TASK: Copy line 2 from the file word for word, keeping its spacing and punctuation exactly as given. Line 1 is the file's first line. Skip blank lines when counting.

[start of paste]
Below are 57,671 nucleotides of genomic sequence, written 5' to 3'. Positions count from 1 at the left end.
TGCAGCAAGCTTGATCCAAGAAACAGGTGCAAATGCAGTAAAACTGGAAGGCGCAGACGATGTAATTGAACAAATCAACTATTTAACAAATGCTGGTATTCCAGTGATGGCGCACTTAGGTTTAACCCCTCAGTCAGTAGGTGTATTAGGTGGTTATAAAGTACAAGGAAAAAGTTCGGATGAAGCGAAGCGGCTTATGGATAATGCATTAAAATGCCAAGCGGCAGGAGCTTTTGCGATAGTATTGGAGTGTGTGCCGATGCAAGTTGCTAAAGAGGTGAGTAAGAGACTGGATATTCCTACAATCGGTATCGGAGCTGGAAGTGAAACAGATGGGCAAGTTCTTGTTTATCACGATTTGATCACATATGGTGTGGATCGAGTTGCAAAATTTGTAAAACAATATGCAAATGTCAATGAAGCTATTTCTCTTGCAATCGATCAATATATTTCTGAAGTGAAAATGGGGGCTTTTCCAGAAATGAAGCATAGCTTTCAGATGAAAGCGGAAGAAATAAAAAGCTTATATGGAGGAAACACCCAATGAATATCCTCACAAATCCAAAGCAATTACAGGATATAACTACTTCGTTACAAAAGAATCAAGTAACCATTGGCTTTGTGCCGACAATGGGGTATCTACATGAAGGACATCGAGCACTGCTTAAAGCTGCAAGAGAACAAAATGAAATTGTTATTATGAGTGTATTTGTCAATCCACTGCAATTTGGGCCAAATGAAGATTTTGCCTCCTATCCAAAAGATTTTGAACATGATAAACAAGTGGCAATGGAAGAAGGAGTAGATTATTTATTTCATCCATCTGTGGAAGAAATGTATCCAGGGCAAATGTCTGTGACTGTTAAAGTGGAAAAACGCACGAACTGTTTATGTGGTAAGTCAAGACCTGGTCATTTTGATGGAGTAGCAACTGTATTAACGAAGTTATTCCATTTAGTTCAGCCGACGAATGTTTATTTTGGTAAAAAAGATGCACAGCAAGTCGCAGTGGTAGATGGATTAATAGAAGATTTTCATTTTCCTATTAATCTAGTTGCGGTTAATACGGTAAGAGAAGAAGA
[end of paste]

TGCAGCAAGCTTGATCCAAGAAACAGGTGCAAATGCAGTAAAACTGGAAGGCGCAGACGATGTAATTGAACAAATCAACTATTTAACAAATGCTGGTATTCCAGTGATGGCGCACTTAGGTTTAACCCCTCAGTCAGTAGGTGTATTAGGTGGTTATAAAGTACAAGGAAAAAGTTCGGATGAAGCGAAGCGGCTTATGGATAATGCATTAAAATGCCAAGCGGCAGGAGCTTTTGCGATAGTATTGGAGTGTGTGCCGATGCAAGTTGCTAAAGAGGTGAGTAAGAGACTGGATATTCCTACAATCGGTATCGGAGCTGGAAGTGAAACAGATGGGCAAGTTCTTGTTTATCACGATTTGATCACATATGGTGTGGATCGAGTTGCAAAATTTGTAAAACAATATGCAAATGTCAATGAAGCTATTTCTCTTGCAATCGATCAATATATTTCTGAAGTGAAAATGGGGGCTTTTCCAGAAATGAAGCATAGCTTTCAGATGAAAGCGGAAGAAATAAAAAGCTTATATGGAGGAAACACCCAATGAATATCCTCACAAATCCAAAGCAATTACAGGATATAACTACTTCGTTACAAAAGAATCAAGTAACCATTGGCTTTGTGCCGACAATGGGGTATCTACATGAAGGACATCGAGCACTGCTTAAAGCTGCAAGAGAACAAAATGAAATTGTTATTATGAGTGTATTTGTCAATCCACTGCAATTTGGGCCAAATGAAGATTTTGCCTCCTATCCAAAAGATTTTGAACATGATAAACAAGTGGCAATGGAAGAAGGAGTAGATTATTTATTTCATCCATCTGTGGAAGAAATGTATCCAGGGCAAATGTCTGTGACTGTTAAAGTGGAAAAACGCACGAACTGTTTATGTGGTAAGTCAAGACCTGGTCATTTTGATGGAGTAGCAACTGTATTAACGAAGTTATTCCATTTAGTTCAGCCGACGAATGTTTATTTTGGTAAAAAAGATGCACAGCAAGTCGCAGTGGTAGATGGATTAATAGAAGATTTTCATTTTCCTATTAATCTAGTTGCGGTTAATACGGTAAGAGAAGAAGA